All wine apps should let you take a picture of a bottle’s label and let you know whether it’s worth buying (based on your individual preferences, of course). Vivino lets you do this but only after you’ve signed up to its online community. What if you’re looking for an expert review? A mixture of expert and amateur reviews would seem the most helpful way of doing this.

Oh, yeah, that’s a really good one. Sorry, we don’t have it…

Do you remember video shops? I do. I remember that you’d wander in on a Saturday night, full of hopes of renting a copy of Back to the Future 3 only to find that it was out. For a month. You’d add your name to a waiting list and head home with something you didn’t want to watch. It probably hadn’t been rewound either.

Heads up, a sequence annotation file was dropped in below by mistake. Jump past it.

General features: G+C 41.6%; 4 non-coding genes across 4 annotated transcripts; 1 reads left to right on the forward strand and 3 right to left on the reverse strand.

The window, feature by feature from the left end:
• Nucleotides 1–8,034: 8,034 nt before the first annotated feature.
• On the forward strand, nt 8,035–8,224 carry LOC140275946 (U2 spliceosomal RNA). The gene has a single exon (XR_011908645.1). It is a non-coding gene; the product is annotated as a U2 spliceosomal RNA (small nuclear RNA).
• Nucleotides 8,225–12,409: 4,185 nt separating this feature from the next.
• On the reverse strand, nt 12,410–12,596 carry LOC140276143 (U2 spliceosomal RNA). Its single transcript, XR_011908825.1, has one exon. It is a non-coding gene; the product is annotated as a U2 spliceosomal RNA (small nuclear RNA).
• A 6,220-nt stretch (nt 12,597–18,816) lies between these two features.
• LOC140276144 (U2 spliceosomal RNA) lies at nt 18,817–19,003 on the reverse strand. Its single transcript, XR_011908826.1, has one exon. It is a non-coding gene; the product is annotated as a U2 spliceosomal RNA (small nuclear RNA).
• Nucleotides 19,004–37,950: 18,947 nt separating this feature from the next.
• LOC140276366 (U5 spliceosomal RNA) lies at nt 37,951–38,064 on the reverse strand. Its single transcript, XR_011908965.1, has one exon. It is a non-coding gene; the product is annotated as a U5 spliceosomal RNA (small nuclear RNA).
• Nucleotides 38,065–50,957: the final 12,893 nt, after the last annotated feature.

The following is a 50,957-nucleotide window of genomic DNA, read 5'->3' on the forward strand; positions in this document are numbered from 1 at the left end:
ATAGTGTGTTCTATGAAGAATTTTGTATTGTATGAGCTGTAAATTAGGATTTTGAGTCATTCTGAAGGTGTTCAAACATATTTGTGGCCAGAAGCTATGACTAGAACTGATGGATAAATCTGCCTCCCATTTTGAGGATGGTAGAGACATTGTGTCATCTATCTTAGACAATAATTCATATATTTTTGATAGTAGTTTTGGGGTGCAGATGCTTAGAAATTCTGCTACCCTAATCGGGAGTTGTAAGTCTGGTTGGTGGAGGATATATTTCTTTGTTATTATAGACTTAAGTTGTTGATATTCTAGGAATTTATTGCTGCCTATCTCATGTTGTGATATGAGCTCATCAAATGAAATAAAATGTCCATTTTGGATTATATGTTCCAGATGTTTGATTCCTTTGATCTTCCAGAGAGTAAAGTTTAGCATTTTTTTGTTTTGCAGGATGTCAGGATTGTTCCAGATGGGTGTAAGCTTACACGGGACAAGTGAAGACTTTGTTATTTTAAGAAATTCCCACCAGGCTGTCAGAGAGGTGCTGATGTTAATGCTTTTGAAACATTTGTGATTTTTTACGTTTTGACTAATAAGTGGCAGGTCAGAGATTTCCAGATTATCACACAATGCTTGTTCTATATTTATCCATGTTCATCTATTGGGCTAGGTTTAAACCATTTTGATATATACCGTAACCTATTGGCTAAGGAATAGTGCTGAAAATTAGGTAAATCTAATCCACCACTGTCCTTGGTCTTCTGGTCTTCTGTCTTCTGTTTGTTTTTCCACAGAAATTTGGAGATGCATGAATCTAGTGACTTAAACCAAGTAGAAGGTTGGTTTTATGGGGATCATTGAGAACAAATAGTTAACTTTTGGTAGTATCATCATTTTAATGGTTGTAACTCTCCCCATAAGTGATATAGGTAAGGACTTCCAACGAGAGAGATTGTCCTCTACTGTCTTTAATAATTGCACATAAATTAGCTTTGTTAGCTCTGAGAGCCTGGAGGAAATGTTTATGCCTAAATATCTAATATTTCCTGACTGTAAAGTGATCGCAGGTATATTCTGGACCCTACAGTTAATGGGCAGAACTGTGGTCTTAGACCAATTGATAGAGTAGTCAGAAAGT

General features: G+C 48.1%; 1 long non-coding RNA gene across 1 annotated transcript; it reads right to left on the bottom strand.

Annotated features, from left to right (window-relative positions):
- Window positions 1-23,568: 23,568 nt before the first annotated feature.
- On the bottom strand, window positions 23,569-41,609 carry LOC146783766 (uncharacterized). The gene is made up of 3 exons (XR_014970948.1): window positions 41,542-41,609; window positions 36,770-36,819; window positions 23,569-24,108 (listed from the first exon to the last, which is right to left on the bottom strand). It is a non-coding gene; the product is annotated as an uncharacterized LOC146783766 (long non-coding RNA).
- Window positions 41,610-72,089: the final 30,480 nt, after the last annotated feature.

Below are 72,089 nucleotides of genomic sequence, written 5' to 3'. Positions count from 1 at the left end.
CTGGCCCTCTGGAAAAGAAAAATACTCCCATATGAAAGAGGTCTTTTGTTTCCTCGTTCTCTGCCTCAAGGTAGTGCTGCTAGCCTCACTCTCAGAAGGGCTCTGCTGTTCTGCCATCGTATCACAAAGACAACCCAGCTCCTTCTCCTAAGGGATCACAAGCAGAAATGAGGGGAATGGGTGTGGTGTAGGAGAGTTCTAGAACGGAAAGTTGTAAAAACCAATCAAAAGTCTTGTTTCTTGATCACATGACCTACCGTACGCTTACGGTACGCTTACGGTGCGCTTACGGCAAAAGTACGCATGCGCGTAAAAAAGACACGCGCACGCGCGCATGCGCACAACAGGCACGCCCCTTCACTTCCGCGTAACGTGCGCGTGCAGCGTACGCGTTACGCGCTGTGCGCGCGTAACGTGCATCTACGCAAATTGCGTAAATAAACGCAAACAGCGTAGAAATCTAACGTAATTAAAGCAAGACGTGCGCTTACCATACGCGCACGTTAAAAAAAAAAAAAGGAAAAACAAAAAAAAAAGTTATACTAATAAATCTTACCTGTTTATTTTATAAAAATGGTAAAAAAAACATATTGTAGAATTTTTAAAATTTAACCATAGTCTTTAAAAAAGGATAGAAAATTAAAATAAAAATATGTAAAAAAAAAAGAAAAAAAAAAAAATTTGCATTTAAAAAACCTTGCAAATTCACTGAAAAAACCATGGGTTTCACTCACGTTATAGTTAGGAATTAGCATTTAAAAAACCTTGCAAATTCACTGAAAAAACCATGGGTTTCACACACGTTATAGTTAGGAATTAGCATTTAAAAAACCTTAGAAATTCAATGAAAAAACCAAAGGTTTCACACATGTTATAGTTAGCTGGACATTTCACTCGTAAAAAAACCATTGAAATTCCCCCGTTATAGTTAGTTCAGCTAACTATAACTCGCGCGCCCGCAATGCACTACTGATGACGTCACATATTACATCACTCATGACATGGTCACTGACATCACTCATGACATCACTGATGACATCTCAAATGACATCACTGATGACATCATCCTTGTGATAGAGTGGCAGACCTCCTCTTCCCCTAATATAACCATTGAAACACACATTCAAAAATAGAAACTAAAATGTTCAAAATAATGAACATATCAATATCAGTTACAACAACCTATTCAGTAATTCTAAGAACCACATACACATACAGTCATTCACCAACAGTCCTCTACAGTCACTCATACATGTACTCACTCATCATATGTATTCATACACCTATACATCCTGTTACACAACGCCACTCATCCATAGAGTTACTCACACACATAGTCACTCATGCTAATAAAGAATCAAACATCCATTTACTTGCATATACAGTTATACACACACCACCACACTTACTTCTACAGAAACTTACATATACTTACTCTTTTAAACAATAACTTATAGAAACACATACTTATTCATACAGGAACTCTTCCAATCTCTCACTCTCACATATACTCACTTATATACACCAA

Wine apps do a similar thing. You search for a wine based on the supermarkets and wine shops that you go to. When you get there, you find out that your local branch doesn’t have it. Why can’t apps tell you what’s available at your local branch? All of that data is published online. Grrr.

Tonight, Matthew, I shall be eating…

Matching food with wine is a tricky business. It’s all too easy to go with what you know. Cabernet Sauvignon with red meat; Sauvignon Blanc with chicken or fish, that sort of thing.

The really amazing matches between food and wine require three things: bravery; chance; and a little bit of information. Buy enough wine and you’ll probably get some good matches through the first two alone. It’s the third that lets you dial up the first two. That’s to say, with a little bit of information about which flavours and which grapes are likely to go with something, you can start experimenting and be braver with your budget.